740.00119 Control (Italy)/6–2245: Telegram
The Ambassador in Italy
the Acting Secretary of State
2725. Gen Morgan (our 2656, June 17, your 597 of June 18 and our 2715 of June 221) returned from Monfalcone with signed copy of agreement with Yugos. On his arrival here we asked for a copy of the accord and he stated that he hoped we would not mind if he did [not] grant our request until he could call together a meeting in order to “explain” the text. The Chief of Staff presided over a meeting at 11:30 this morning at which time he went into some detail to explain how difficult it had been to negotiate with the Yugos and how it was necessary to give and take in order to “persuade” Gen Jovanović to sign the document. …
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We have not hesitated to inform Morgan (and will do likewise with SAC on his return next week) that the agreement as he signed it will not have a good reception in Washington. We said that we regretted that he could not have negotiated a better document. We added that we could hardly recommend the accord he had signed as a satisfactory one and would point out to our government that it was our view that nothing to which he had agreed in this document should be permitted to emasculate in any way the Belgrade agreement. We informed Morgan that frankly we were most apprehensive as to the future situation in Trieste and V G and foresaw only trouble. We hoped that he would realize that the only way to deal with the Yugos was to be firm with them. Surely he could not fail to recognize that it was only because the US and Great Britain had put up a firm front that Tito agreed to sign the Belgrade accord. We deplored all the more, therefore, that he had not continued this policy in his negotiations with Jovanović. He surely had no illusions as to Partisan activities in our area of V G and he certainly must know that the Yugos Communists had established a firm hold in Trieste. They would undoubtedly be most active and we could expect incessant political chicanery there. We said that in our opinion not only should we send our best AMG people at once to this area but we should also spare no effort to increase our security forces there. And the sooner we let the Yugos know that we would not tolerate any interference from them in our zone the better it would be for all concerned. The only way to make them understand this would be to crack down on them on each and every occasion they deserved it.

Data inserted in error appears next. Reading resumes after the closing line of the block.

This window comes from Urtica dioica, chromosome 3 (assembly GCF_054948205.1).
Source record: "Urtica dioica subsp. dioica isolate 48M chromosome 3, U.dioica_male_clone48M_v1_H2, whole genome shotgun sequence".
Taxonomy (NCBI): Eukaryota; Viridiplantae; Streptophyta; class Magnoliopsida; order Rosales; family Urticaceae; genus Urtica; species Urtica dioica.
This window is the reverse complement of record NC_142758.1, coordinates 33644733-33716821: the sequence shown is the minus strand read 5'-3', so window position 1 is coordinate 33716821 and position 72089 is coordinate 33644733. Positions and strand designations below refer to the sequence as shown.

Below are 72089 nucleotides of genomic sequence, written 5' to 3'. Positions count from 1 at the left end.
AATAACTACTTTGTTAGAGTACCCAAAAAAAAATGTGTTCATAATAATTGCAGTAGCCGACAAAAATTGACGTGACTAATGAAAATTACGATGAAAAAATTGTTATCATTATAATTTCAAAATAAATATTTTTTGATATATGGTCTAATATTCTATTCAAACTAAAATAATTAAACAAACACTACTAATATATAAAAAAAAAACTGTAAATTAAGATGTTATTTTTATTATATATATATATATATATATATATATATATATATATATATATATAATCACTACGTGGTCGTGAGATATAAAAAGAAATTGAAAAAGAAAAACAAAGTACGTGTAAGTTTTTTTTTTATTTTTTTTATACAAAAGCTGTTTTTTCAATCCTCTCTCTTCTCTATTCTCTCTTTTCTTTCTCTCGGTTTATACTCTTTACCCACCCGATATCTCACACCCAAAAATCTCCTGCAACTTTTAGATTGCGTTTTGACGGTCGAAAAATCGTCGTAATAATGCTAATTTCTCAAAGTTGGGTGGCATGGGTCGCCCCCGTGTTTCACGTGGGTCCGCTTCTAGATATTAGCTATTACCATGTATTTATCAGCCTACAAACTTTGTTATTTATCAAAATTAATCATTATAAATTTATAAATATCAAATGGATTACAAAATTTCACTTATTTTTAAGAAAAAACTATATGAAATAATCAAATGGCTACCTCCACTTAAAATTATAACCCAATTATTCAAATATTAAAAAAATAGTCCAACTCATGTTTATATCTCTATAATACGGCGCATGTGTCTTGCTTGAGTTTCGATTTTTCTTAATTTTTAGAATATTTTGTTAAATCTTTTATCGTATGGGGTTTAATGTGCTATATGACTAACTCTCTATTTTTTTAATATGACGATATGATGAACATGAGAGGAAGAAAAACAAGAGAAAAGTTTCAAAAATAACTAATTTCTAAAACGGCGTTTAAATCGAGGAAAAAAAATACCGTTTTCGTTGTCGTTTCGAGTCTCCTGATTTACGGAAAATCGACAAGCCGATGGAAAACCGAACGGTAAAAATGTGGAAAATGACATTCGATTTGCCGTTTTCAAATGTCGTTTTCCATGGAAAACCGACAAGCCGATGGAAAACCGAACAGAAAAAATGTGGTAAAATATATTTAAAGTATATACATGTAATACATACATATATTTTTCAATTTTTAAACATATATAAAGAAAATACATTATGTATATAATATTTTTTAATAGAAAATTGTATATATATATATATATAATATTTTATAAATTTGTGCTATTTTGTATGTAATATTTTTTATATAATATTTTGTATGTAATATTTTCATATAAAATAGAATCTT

The Chief of Staff who seemed a bit disturbed because of our attitude promised that he would see to it that “the Yugos are kept in their place.”
We then asked Morgan whether there had been any discussion with the Yugo Chief of Staff on the publication of the document which he had signed and he stated that he felt certain there was no intention on the part of the Yugos to publish it and that it would be regarded on both sides as a secret military accord.
For Dept’s information appendices A B2 are maps related to article 3 of the main agreement.